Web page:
The woman seemed satisfied with this reply. “The tasks I will give you, you will easily finish,” she said, “since you are so clever. But for the magic to work, you must be quick as well. All three tasks must be finished—three items must be gathered—all in one day. You must start early in the morning and meet me at my home in the forest before sunset.”
Ambrose stood up proudly. “What do I need to find?” he asked. “I will easily bring three things to you.”
“Then listen carefully and do exactly as I tell you,” the beautiful woman explained. “Gather the three things all in one day, and they must be handled very carefully—they mustn’t be scratched or marred or damaged in any way. These are the three things: first, one of the knitting needles of the old woman who knits for her grandchildren who live far away. Next, a length of finished purple cloth from the family of dyers. Finally, the brass candlestick from the monk who lives at the edge of the village. His home is closest to mine, so when you have this last item, you must meet me by the River Bridge. Begin early tomorrow and be done by sunset.”
“Of course,” boasted Ambrose, “I can do it all in half a day!”
“I’m sure you can,” said the woman, smiling widely, and with a flash of light, she disappeared.
“Well now,” said Ambrose to himself, “my mother needs to hurry home and make my supper so I can rest well and be up early.”
But Ambrose was not accustomed to getting up early, or to making plans for himself, or to going very far from his own front door. He woke with a start after the sun had been up a long while. Quickly dressing and taking a long drink from the well, he started off for the house of the old grandmother, which was close by his own.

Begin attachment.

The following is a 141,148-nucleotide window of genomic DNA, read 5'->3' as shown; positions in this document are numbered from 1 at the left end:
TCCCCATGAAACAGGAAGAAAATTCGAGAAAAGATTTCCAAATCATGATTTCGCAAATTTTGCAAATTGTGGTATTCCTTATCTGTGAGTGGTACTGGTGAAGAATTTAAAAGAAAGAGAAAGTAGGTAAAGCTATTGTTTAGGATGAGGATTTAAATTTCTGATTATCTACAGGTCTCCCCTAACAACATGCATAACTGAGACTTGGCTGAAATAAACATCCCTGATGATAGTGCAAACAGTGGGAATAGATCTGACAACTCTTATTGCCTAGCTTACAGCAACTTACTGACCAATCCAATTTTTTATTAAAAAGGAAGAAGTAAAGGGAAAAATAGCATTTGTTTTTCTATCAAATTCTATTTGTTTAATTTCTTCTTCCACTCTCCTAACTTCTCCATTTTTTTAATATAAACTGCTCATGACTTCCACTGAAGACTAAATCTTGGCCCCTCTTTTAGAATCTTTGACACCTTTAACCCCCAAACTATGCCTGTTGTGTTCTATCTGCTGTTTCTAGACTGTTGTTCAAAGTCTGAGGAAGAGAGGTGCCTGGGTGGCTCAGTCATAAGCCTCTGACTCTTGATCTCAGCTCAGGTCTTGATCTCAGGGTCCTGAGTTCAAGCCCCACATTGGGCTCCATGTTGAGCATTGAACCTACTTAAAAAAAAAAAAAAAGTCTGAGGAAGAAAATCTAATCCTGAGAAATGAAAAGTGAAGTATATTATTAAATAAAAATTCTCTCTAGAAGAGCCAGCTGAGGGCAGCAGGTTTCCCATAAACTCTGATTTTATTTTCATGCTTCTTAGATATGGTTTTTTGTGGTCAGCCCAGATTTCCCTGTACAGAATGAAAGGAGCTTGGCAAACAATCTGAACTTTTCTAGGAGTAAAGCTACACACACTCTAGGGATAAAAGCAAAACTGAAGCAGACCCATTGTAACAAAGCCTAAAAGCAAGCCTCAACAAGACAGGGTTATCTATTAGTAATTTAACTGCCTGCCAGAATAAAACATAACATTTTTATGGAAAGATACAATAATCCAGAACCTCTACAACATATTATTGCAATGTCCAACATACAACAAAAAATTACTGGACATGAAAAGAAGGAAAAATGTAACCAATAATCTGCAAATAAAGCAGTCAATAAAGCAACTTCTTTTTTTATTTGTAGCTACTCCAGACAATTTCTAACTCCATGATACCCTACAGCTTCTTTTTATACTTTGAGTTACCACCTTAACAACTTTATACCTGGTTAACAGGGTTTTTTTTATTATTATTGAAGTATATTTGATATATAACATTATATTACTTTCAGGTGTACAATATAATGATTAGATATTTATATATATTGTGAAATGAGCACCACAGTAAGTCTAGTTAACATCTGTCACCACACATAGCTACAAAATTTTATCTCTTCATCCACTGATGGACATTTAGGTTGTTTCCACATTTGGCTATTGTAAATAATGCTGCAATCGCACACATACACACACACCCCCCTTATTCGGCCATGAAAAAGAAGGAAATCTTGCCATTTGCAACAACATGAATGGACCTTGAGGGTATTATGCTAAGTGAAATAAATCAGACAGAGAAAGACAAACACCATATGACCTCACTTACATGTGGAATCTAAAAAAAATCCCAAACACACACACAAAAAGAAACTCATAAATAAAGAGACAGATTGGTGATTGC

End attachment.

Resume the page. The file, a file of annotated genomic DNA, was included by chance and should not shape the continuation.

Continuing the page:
Sweat began to stand out on Ambrose’s face as he hurried along. The sun was hot, and he was out of breath. Most of the villagers were indoors, and the few out on the roads did not pay him any attention. He reached the old woman’s cottage, looked around to be sure no one was nearby, and peered through an open window.
It seemed there were only two little rooms inside—a sitting and sleeping area up front and a little kitchen behind. Ambrose saw that he had arrived just as the woman had set her knitting down and gone back to the kitchen to make a cup of tea. As quick as he could, he went to the front door, found it open and dashed inside.
Ambrose’s village was a very peaceful and trusting place, or he would not have found his task so easy. As it was, the woman’s chair was near the door, with her needles kept in a basket of yarn. Ambrose grabbed one and ran back outside. He was short of breath, but full of glee. He’d finished the first task on the list!
Carefully, he put the needle deep inside his shirt so it wouldn’t be scratched, and hurried off toward the house of the dyers.